Shabbat Shalom: There has never been so much written by the Christians about the Jewishness of Jesus as in the recent years. How do you explain this phenomenon?
Brad Young: Two historical events and their influence, I believe, have had a significant impact upon the trend in Christian theology to explore the Jewishness of the historical Jesus. First is the Holocaust. Second is the establishment of the State of Israel. The Shoah has forced Christian theologians to recognize the anti-Judaism of our theology and the need to rediscover the roots of our faith in Judaism. While the Nazis were in many ways anti-Christian, Christian theology supported their negative portrayals of the Jewish people. Sadly, today we are witnessing the resurgence of anti-Semitism, especially in European countries which seemed to change for the good after the Nazis. Now we are witnessing anti-Semitic violence in France and Germany as well as in Eastern Europe. The impact of replacement theology, which proclaims that God has rejected his people Israel by breaking his eternal covenant with them and by giving all promises made to Israel over to the church, is strongly felt in church teachings that culminated in persecutions like the Crusades and the Holocaust. The same theology is used to support the new wave of anti-Judaism and anti-Semitism today. But after the Holocaust, Christian theologians and Bible scholars began to study the Jewish origins of Christianity and to recognize the value of the faith of Jesus as well as their own faith in him. Great progress has been made in many areas. The hearts of many Christians changed when they witnessed the tragic events of the Holocaust. But the same theological approach to the synagogue that led to the Shoah were still in place. Since the Holocaust, scholars, theologians and church leaders have been studying the Scriptures and reevaluating the teachings of hatred. Better, more biblically-based teachings are now being accepted by many Christian believers. To answer the question, moreover, the establishment of the State of Israel has played a major role because Christians traveled to the land of the Bible. They experienced Jesus’ family relations in their native homeland. The sheer exhilaration of experiencing the land, the people and the faith in the original setting has had an enormous impact. These historical events paved the way for the interfaith dialogue movement which fostered understanding through mutual respect, personal involvement with the other and deep relationships based on friendship, religious sensitivity and historical awareness.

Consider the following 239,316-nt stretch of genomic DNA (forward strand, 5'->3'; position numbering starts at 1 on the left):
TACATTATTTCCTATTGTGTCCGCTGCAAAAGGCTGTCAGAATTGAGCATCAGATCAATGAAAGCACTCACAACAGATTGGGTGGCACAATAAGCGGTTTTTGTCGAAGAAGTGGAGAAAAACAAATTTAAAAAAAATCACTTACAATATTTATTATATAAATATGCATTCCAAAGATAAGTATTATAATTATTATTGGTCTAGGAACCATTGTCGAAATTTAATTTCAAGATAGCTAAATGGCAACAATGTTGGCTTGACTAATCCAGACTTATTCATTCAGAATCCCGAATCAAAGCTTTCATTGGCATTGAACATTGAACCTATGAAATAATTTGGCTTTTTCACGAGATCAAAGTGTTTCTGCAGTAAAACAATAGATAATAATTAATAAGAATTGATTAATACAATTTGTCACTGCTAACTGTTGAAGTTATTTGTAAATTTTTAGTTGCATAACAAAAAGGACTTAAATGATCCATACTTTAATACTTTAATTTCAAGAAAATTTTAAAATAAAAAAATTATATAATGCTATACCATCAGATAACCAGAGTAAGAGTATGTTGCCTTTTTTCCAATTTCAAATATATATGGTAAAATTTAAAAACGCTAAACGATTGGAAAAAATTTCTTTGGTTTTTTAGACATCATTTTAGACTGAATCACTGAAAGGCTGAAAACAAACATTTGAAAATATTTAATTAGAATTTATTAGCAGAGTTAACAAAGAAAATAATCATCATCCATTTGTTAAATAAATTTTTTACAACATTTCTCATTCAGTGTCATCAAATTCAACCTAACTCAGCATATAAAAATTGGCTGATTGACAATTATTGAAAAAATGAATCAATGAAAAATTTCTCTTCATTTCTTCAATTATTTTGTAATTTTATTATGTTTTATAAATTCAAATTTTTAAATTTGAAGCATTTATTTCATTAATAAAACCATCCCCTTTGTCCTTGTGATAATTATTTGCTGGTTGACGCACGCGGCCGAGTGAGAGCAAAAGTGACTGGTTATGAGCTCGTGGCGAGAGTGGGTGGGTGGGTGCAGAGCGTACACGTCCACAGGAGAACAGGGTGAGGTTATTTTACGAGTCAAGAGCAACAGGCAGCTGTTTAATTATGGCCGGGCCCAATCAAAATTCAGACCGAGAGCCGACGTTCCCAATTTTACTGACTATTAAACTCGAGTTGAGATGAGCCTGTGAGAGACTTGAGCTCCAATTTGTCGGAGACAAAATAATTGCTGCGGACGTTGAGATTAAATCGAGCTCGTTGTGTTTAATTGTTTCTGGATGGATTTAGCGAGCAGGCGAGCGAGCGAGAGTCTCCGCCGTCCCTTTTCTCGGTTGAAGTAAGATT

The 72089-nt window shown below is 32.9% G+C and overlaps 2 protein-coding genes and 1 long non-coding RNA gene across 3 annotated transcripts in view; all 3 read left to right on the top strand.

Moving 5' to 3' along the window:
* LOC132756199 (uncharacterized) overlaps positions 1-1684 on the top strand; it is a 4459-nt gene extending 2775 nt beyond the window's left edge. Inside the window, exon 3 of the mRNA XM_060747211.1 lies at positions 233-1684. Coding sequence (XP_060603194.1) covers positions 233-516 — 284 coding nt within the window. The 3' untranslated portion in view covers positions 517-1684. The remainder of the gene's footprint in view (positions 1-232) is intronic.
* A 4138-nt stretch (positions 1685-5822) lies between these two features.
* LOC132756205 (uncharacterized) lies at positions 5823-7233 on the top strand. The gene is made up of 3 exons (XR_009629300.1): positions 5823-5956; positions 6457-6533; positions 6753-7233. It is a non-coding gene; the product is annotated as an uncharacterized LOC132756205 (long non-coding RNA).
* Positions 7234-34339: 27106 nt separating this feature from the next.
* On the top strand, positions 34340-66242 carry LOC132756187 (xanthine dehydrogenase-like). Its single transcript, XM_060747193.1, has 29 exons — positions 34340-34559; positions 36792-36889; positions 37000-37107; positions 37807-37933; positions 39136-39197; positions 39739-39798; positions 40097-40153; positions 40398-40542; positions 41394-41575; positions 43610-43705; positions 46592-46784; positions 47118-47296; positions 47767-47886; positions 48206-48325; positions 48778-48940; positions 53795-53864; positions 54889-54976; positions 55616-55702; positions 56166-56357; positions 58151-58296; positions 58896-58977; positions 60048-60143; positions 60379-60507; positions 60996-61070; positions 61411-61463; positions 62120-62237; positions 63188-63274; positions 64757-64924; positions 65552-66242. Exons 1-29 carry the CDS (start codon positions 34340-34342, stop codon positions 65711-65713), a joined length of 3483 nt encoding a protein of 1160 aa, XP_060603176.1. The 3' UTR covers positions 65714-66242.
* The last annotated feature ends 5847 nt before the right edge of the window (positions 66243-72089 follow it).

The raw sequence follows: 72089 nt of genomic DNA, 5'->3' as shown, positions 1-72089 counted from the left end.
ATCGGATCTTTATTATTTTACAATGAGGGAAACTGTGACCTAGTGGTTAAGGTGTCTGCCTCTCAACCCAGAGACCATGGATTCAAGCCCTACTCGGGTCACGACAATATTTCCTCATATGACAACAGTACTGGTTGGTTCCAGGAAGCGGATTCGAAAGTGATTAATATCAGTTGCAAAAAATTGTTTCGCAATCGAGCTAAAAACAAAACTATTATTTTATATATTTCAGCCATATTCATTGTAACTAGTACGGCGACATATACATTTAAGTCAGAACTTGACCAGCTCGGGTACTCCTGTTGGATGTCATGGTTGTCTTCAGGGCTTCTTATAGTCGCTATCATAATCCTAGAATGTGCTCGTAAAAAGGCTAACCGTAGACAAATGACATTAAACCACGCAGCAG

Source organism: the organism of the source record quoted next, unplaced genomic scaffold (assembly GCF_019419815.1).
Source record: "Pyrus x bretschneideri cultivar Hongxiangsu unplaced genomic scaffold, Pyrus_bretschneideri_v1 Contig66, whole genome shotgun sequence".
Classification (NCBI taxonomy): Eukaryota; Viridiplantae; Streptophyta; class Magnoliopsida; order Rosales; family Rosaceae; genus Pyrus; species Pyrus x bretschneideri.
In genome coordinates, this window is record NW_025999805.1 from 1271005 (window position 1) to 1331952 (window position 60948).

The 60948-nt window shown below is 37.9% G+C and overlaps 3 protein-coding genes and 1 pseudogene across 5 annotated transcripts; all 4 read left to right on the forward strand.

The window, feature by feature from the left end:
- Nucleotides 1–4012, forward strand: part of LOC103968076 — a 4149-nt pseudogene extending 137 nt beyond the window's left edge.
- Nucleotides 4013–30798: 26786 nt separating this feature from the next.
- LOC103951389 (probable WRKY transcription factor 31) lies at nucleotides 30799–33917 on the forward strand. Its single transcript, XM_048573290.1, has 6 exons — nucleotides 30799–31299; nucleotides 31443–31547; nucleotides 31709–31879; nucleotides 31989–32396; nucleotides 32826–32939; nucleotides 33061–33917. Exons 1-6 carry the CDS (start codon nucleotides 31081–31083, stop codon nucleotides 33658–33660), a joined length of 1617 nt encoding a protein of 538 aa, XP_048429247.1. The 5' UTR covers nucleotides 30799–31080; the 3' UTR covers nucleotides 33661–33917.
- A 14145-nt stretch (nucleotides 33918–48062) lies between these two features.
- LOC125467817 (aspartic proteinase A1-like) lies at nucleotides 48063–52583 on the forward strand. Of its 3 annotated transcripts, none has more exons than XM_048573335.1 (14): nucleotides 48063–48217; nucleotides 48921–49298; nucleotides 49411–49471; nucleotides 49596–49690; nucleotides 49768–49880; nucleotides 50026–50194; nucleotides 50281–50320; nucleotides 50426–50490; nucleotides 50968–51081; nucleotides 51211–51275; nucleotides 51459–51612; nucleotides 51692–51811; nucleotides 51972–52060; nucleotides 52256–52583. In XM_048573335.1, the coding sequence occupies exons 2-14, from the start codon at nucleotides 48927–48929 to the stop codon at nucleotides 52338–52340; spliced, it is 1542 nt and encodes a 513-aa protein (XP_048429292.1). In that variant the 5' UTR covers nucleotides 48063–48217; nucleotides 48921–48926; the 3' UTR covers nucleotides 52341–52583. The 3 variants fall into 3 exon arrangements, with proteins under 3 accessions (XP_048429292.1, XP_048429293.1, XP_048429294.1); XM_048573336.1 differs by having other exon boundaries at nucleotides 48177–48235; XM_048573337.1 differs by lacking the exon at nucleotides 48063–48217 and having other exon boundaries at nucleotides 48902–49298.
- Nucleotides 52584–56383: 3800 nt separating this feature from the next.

Shabbat Shalom: How would you explain the Christian silence about the Jewishness of Jesus before?
Brad Young: The main reason is anti-Semitism. Christians do not want to acknowledge their roots in ancient Judaism. Ignorance also plays a major role. New Testament scholars are not knowledgeable about Jewish sources. Most study Greek but never devote sufficient time and effort to master Hebrew. For instance, Christian doctrine stresses that Jesus is the second person of the Trinity. This devout belief overshadows the consideration that Jesus was Jewish and grew up observing Torah, praying in the Temple, studying in the synagogue and keeping the commandments of God as interpreted by his people. While I believe that overwhelming evidence suggests that Jesus spoke Hebrew, most New Testament scholars argue that Aramaic was his mother tongue. Aramaic was spoken in the East by many people groups other than Jews, just as Greek was widely used in the West. I really believe that scholars do not want to acknowledge the language of the Jewish people during the Second Temple Period. They do not want Jesus to be Jewish. If he were to speak Hebrew, he would be too Jewish. Of course, scholars interpret evidence in different ways and many scholars who are not anti-Semitic believe that Aramaic was his native speech. But the antagonism of the church against the synagogue has greatly impacted scholarship and Christian education. As my Sunday School teacher taught me, “Jesus was a fine Christian who went to church every Sunday.” Nothing in this statement is true. I was taught that “The Jews are the ones who rejected Jesus.” Many Christians believe strongly that “The Jews crucified Jesus.” When I was working on my Ph.D. at Hebrew University, one Christian friend asked, “What can you possibly learn about Jesus from any Jew like David Flusser?” How else can we learn about Jesus? We must probe the best historical sources from his time which were written by Jews and for Jews. We must learn the way that Jesus conducted his life. He was loyal to his people and devoted himself to Torah. The truth is that if people really want to learn about Jesus in his authentic historical context, they must examine the Jewish roots. We can learn much from Jewish people and their scholarship.
Shabbat Shalom: So far Jesus has been seen as the main reason for the Jewish-Christian separation. Could a new look at Jesus in the Gospels change this relation? What would you suggest to help in that direction?